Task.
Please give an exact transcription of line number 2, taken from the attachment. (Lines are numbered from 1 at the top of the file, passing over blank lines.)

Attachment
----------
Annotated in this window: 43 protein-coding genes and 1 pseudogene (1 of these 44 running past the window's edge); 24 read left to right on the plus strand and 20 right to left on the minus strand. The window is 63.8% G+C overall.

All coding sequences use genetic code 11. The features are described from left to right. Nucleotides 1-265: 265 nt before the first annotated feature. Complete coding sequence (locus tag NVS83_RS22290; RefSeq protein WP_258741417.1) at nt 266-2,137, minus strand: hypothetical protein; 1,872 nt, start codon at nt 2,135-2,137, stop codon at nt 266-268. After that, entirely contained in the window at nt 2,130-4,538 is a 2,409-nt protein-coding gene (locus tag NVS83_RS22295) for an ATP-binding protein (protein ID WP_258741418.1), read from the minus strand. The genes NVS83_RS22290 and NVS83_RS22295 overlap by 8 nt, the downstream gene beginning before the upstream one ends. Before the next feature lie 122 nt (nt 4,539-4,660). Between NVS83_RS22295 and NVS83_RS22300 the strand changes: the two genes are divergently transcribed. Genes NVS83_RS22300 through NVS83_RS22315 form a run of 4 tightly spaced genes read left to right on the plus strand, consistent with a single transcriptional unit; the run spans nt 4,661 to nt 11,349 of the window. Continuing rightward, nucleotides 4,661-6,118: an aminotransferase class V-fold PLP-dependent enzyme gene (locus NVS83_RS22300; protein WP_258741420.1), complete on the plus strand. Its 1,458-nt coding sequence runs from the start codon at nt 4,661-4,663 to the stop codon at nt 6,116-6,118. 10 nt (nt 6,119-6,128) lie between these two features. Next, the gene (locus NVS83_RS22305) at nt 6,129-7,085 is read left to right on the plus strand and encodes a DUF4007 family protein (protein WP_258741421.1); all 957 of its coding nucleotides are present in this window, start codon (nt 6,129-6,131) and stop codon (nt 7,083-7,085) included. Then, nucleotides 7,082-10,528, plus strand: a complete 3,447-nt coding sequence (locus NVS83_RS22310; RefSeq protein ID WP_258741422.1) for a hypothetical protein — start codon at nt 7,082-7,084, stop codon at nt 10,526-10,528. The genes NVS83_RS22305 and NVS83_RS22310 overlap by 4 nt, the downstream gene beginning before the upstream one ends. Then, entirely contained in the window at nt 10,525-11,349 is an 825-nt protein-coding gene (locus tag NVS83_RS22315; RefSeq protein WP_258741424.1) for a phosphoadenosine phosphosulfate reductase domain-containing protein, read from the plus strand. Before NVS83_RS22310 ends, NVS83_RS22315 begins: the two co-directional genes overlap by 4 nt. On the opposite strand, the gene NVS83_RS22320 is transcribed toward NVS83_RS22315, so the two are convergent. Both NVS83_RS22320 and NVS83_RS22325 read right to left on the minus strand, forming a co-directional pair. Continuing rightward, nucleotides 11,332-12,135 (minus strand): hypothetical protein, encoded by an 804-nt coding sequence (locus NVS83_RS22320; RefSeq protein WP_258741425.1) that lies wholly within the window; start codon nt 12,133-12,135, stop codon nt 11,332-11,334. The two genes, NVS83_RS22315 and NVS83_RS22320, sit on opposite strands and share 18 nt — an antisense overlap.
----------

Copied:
All coding sequences use genetic code 11. The features are described from left to right. Nucleotides 1-265: 265 nt before the first annotated feature. Complete coding sequence (locus tag NVS83_RS22290; RefSeq protein WP_258741417.1) at nt 266-2,137, minus strand: hypothetical protein; 1,872 nt, start codon at nt 2,135-2,137, stop codon at nt 266-268. After that, entirely contained in the window at nt 2,130-4,538 is a 2,409-nt protein-coding gene (locus tag NVS83_RS22295) for an ATP-binding protein (protein ID WP_258741418.1), read from the minus strand. The genes NVS83_RS22290 and NVS83_RS22295 overlap by 8 nt, the downstream gene beginning before the upstream one ends. Before the next feature lie 122 nt (nt 4,539-4,660). Between NVS83_RS22295 and NVS83_RS22300 the strand changes: the two genes are divergently transcribed. Genes NVS83_RS22300 through NVS83_RS22315 form a run of 4 tightly spaced genes read left to right on the plus strand, consistent with a single transcriptional unit; the run spans nt 4,661 to nt 11,349 of the window. Continuing rightward, nucleotides 4,661-6,118: an aminotransferase class V-fold PLP-dependent enzyme gene (locus NVS83_RS22300; protein WP_258741420.1), complete on the plus strand. Its 1,458-nt coding sequence runs from the start codon at nt 4,661-4,663 to the stop codon at nt 6,116-6,118. 10 nt (nt 6,119-6,128) lie between these two features. Next, the gene (locus NVS83_RS22305) at nt 6,129-7,085 is read left to right on the plus strand and encodes a DUF4007 family protein (protein WP_258741421.1); all 957 of its coding nucleotides are present in this window, start codon (nt 6,129-6,131) and stop codon (nt 7,083-7,085) included. Then, nucleotides 7,082-10,528, plus strand: a complete 3,447-nt coding sequence (locus NVS83_RS22310; RefSeq protein ID WP_258741422.1) for a hypothetical protein — start codon at nt 7,082-7,084, stop codon at nt 10,526-10,528. The genes NVS83_RS22305 and NVS83_RS22310 overlap by 4 nt, the downstream gene beginning before the upstream one ends. Then, entirely contained in the window at nt 10,525-11,349 is an 825-nt protein-coding gene (locus tag NVS83_RS22315; RefSeq protein WP_258741424.1) for a phosphoadenosine phosphosulfate reductase domain-containing protein, read from the plus strand. Before NVS83_RS22310 ends, NVS83_RS22315 begins: the two co-directional genes overlap by 4 nt. On the opposite strand, the gene NVS83_RS22320 is transcribed toward NVS83_RS22315, so the two are convergent. Both NVS83_RS22320 and NVS83_RS22325 read right to left on the minus strand, forming a co-directional pair. Continuing rightward, nucleotides 11,332-12,135 (minus strand): hypothetical protein, encoded by an 804-nt coding sequence (locus NVS83_RS22320; RefSeq protein WP_258741425.1) that lies wholly within the window; start codon nt 12,133-12,135, stop codon nt 11,332-11,334. The two genes, NVS83_RS22315 and NVS83_RS22320, sit on opposite strands and share 18 nt — an antisense overlap.